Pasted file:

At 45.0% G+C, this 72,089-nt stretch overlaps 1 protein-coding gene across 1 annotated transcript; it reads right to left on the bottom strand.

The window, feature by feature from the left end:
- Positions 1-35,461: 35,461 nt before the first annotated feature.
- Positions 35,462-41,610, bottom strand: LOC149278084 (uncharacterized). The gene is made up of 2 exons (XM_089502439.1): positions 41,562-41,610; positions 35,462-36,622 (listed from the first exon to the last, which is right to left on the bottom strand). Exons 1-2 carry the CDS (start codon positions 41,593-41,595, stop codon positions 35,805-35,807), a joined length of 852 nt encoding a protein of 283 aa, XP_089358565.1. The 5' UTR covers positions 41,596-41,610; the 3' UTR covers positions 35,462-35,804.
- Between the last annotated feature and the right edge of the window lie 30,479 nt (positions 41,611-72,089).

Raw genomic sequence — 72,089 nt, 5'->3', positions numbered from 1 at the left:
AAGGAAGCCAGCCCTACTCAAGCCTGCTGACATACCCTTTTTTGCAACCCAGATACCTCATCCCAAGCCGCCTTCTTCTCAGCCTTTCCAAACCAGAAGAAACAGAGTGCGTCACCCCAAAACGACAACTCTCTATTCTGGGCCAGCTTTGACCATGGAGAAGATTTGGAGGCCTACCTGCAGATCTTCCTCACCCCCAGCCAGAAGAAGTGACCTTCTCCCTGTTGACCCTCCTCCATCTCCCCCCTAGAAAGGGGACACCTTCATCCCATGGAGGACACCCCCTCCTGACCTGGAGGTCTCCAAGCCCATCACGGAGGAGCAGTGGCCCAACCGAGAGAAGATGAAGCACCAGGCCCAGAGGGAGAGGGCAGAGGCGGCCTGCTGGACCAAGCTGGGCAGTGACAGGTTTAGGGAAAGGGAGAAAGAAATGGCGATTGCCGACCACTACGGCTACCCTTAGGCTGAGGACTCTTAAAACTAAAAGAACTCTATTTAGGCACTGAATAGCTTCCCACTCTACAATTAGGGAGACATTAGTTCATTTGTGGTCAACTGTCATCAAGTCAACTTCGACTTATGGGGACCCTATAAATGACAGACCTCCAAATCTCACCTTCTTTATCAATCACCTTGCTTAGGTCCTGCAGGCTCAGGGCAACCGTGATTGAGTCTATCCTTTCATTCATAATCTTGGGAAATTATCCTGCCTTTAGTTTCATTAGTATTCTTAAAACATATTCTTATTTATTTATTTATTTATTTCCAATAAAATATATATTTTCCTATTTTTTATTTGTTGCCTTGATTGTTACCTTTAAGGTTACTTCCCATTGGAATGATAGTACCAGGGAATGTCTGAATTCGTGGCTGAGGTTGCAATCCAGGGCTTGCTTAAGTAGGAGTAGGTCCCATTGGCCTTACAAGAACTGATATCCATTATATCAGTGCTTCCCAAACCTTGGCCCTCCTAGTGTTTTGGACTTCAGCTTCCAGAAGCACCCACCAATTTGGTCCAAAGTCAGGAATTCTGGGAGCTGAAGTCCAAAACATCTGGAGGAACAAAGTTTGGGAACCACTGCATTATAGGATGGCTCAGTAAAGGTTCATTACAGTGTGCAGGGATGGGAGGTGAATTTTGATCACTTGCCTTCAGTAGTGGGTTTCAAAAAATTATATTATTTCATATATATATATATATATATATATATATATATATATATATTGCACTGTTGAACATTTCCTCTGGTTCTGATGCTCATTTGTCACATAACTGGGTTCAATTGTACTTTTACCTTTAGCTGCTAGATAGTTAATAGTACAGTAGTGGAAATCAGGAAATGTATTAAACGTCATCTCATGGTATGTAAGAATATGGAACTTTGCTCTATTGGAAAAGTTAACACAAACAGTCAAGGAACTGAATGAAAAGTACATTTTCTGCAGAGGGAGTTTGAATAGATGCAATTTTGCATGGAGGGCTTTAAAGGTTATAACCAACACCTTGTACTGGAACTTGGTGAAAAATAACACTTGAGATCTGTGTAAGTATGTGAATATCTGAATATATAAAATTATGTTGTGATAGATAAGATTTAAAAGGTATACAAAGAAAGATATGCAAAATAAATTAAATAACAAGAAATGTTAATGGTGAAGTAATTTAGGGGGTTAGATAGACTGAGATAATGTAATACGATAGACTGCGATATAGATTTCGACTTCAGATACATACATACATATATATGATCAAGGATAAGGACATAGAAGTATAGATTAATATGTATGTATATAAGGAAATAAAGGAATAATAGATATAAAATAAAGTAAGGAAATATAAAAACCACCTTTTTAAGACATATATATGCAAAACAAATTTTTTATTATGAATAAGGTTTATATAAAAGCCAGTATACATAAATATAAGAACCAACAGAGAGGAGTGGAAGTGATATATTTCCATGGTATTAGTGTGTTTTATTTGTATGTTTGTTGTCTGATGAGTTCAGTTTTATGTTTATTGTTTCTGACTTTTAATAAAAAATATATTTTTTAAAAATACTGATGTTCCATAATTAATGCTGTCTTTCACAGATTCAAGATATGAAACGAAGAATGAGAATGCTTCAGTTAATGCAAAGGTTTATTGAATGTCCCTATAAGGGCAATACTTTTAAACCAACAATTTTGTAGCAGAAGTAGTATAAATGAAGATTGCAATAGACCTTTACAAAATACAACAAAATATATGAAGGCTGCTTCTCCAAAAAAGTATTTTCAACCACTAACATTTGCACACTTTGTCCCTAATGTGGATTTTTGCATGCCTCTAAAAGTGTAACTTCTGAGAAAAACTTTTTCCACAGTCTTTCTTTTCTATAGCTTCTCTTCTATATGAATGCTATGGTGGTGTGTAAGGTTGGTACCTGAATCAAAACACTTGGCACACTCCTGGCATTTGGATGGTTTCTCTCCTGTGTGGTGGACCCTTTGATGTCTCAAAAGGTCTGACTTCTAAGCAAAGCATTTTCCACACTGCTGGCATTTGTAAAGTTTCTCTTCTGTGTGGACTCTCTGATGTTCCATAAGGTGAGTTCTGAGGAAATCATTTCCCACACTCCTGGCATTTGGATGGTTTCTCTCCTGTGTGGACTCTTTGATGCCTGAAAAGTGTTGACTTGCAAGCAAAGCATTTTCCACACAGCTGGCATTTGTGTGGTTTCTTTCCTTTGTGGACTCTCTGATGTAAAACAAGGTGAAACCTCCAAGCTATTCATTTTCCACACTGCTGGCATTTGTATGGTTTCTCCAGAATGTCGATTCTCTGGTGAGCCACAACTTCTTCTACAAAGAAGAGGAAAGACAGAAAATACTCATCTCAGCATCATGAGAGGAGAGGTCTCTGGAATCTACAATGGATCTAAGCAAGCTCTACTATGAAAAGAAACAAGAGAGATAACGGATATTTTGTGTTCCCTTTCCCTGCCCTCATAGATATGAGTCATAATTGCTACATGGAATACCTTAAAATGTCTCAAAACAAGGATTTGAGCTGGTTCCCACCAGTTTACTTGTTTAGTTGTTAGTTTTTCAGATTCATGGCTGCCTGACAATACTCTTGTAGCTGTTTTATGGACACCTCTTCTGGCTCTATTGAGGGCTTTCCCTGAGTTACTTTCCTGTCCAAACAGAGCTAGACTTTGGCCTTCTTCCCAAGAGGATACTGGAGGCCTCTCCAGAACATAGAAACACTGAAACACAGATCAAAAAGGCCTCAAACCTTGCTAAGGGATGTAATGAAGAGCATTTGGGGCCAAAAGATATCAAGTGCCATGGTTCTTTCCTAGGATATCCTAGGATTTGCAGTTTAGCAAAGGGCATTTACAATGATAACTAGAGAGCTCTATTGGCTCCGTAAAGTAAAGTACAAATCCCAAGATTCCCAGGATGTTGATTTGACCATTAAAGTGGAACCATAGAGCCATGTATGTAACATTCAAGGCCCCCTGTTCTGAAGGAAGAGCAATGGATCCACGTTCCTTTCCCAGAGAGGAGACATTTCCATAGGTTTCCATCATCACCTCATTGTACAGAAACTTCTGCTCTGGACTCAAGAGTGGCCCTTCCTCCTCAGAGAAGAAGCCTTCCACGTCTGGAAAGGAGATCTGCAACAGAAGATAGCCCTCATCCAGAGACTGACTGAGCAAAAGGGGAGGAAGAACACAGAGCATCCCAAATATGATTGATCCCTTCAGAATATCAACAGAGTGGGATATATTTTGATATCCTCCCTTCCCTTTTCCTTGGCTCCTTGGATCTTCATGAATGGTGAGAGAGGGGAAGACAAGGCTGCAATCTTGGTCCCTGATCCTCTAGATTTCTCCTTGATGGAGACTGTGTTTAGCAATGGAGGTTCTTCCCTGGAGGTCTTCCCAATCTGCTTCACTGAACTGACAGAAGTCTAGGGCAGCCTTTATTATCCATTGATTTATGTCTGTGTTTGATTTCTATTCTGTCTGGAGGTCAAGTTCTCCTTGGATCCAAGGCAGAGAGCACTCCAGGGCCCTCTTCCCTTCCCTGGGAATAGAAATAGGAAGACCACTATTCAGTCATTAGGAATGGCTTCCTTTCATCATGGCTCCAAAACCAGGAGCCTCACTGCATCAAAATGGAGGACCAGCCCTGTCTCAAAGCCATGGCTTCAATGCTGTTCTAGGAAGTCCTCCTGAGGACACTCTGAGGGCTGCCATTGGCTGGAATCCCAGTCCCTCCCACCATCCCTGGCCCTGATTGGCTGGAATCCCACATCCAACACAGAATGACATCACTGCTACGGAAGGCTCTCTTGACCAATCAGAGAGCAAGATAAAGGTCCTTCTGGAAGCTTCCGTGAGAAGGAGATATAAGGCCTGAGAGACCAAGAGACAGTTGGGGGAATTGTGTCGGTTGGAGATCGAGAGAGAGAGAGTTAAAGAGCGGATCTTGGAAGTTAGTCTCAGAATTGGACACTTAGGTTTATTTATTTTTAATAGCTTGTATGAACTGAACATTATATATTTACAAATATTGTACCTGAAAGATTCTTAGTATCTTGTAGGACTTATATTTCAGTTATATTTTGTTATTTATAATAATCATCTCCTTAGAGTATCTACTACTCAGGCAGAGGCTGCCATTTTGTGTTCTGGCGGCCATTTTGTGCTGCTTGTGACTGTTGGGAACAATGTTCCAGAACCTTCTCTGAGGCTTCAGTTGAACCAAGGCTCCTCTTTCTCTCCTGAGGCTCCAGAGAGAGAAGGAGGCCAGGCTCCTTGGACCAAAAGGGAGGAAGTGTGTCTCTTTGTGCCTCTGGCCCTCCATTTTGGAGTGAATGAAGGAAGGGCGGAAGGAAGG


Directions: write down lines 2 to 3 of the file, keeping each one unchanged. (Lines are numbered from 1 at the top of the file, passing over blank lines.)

The window, feature by feature from the left end:
- Positions 1-35,461: 35,461 nt before the first annotated feature.